When your favorite song comes on the radio, do you find yourself turning up the volume? Lots of people do that. When you pump up your music, you can feel it in your gut. And it’s fun. But there’s one thing you should recognize: it can also cause some considerable damage.
The relationship between hearing loss and music is closer than we once understood. That has a lot to do with volume (this is in regards to how many times a day you listen and how extreme the volume is). And it’s one of the reasons that countless of today’s musicians are changing their tune to save their hearing.
Musicians And Hearing Loss
It’s a pretty well-known irony that, when he got older, classical composer Ludwig van Beethoven was hard of hearing. He was only able to hear his compositions internally. There’s even one narrative about how the composer was conducting one of his symphonies and had to be turned around when his performance was finished because he couldn’t hear the thundering applause of the crowd.
Beethoven may be the first and most famous example of the deaf musician, but he certainly isn’t the last. In more recent times many musicians who are widely recognized for playing at very loud volumes are coming out with their stories of hearing loss.
From Eric Clapton to Neil Diamond to will.i.am, the stories all seem amazingly similar. Musicians spend a huge amount of time coping with crowd noise and loud speakers. The trauma which the ears experience on a daily basis eventually brings about noticeable damage: hearing loss and tinnitus.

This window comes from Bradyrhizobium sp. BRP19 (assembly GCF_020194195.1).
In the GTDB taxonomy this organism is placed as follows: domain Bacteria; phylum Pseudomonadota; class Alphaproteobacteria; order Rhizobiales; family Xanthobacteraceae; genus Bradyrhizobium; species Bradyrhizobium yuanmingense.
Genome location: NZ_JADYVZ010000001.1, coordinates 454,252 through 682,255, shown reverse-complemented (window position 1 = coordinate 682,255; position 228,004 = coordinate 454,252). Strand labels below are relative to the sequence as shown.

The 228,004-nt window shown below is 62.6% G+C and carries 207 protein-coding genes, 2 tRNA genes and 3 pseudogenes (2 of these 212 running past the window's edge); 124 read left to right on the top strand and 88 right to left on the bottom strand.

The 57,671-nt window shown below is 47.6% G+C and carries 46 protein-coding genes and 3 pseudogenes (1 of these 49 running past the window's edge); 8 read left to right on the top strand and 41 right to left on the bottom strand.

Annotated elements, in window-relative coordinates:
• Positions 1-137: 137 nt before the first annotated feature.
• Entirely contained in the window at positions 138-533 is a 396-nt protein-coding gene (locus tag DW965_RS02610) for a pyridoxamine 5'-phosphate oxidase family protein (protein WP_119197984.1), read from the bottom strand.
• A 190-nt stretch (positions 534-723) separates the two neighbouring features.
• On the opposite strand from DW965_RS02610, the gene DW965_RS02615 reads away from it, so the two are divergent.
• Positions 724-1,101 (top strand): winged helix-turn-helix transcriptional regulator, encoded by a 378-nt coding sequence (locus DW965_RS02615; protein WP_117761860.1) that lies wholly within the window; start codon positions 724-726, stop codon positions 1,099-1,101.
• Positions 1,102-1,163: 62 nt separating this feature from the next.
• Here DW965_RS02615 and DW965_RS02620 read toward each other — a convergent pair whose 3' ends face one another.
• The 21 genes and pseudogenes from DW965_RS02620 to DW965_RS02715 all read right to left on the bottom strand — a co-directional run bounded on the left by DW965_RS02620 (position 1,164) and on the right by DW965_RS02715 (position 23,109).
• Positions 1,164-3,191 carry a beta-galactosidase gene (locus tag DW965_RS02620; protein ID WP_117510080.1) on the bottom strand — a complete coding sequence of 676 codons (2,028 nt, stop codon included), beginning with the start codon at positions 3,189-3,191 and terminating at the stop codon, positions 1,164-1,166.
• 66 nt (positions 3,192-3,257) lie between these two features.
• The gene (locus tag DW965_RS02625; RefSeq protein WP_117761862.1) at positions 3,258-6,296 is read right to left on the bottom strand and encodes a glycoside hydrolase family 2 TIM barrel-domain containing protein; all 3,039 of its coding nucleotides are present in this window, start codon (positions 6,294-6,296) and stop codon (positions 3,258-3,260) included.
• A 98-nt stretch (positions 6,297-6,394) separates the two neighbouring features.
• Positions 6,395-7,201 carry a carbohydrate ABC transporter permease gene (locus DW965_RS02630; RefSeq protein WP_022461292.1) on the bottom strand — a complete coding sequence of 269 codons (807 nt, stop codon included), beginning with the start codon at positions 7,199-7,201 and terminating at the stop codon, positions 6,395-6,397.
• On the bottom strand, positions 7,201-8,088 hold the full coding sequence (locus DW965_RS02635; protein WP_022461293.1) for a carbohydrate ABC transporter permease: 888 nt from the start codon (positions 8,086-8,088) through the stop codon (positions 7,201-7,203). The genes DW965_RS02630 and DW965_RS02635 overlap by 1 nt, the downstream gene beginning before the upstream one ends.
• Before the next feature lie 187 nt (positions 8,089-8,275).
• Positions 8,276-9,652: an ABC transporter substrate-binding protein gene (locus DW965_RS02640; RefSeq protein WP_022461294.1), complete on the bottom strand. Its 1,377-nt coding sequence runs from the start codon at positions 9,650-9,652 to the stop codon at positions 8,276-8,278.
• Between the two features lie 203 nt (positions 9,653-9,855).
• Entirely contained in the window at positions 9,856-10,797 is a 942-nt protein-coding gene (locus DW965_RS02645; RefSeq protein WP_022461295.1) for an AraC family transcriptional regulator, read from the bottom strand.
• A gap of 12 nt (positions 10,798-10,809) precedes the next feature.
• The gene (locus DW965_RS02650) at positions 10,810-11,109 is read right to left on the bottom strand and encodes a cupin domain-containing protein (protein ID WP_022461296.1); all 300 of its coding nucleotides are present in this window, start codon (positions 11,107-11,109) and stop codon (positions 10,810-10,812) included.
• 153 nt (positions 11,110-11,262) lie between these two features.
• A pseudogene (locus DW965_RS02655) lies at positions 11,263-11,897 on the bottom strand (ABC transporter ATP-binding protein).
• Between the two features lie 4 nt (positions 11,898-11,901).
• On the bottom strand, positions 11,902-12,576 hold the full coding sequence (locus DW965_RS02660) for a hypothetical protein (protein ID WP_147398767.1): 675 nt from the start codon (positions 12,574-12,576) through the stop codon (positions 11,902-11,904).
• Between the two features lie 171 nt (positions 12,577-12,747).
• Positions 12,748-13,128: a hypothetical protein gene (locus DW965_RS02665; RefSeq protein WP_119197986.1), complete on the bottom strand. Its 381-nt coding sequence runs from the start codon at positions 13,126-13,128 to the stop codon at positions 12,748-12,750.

Even if You’re Not a Musician This Could Still be a Problem
You might think that because you aren’t personally a rock star or a musician, this might not apply to you. You’re not performing for huge crowds. And you don’t have massive amplifiers behind you every day.
But you do have a set of earbuds and your favorite playlist. And that can be a serious concern. Thanks to the modern capabilities of earbuds, pretty much everyone can enjoy life like a musician, flooded by sound and music that are way too loud.
This one little thing can now become a substantial issue.
So When You’re Listening to Music, How Can You Protect Your Hearing?
So, first we need to admit there’s a problem (that’s kind of always the first step, but it’s especially true in this case). People are putting their hearing in danger and have to be made aware of it (particularly more impressionable, younger people). But there are other (further) steps you can also take:
- Get a volume-monitoring app: You are probably not aware of the actual volume of a rock concert. It can be helpful to get one of a few free apps that will give you a volume measurement of the space you’re in. In this way, when dangerous levels are reached you will know it.
- Keep your volume in check: Many modern smartphones will let you know when you’re exceeding healthy limits on volume. If you care about your long-term hearing, you should adhere to these warnings.
- Use ear protection: When you attend a rock concert (or any sort of musical event or show), use hearing protection. They won’t really lessen your experience. But they will safeguard your ears from the most severe of the damage. (By the way, wearing ear protection is what the majority of your favorite musicians are currently doing to protect their hearing, so even the cool kids are doing it).
It’s pretty simple math: the more often you put your ears at risk, the more significant your hearing loss later in life could be. Eric Clapton, for instance, has entirely lost his hearing. He likely wishes he begun wearing earplugs a lot sooner.
Reducing exposure, then, is the best way to limit damage. For musicians (and for people who happen to work around live music), that can be difficult. Part of the strategy is ear protection.
But turning the volume down to sensible levels is also a good idea.